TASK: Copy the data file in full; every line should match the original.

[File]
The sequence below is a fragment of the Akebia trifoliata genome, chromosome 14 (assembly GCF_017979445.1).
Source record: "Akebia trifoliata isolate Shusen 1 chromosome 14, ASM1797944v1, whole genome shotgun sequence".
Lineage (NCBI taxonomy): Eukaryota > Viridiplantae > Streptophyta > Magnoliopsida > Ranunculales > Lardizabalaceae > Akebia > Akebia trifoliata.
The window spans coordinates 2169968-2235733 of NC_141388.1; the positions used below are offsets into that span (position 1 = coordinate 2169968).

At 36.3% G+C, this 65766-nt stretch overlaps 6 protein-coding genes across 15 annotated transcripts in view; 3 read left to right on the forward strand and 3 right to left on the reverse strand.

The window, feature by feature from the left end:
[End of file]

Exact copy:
The sequence below is a fragment of the Akebia trifoliata genome, chromosome 14 (assembly GCF_017979445.1).
Source record: "Akebia trifoliata isolate Shusen 1 chromosome 14, ASM1797944v1, whole genome shotgun sequence".
Lineage (NCBI taxonomy): Eukaryota > Viridiplantae > Streptophyta > Magnoliopsida > Ranunculales > Lardizabalaceae > Akebia > Akebia trifoliata.
The window spans coordinates 2169968-2235733 of NC_141388.1; the positions used below are offsets into that span (position 1 = coordinate 2169968).

At 36.3% G+C, this 65766-nt stretch overlaps 6 protein-coding genes across 15 annotated transcripts in view; 3 read left to right on the forward strand and 3 right to left on the reverse strand.

The window, feature by feature from the left end: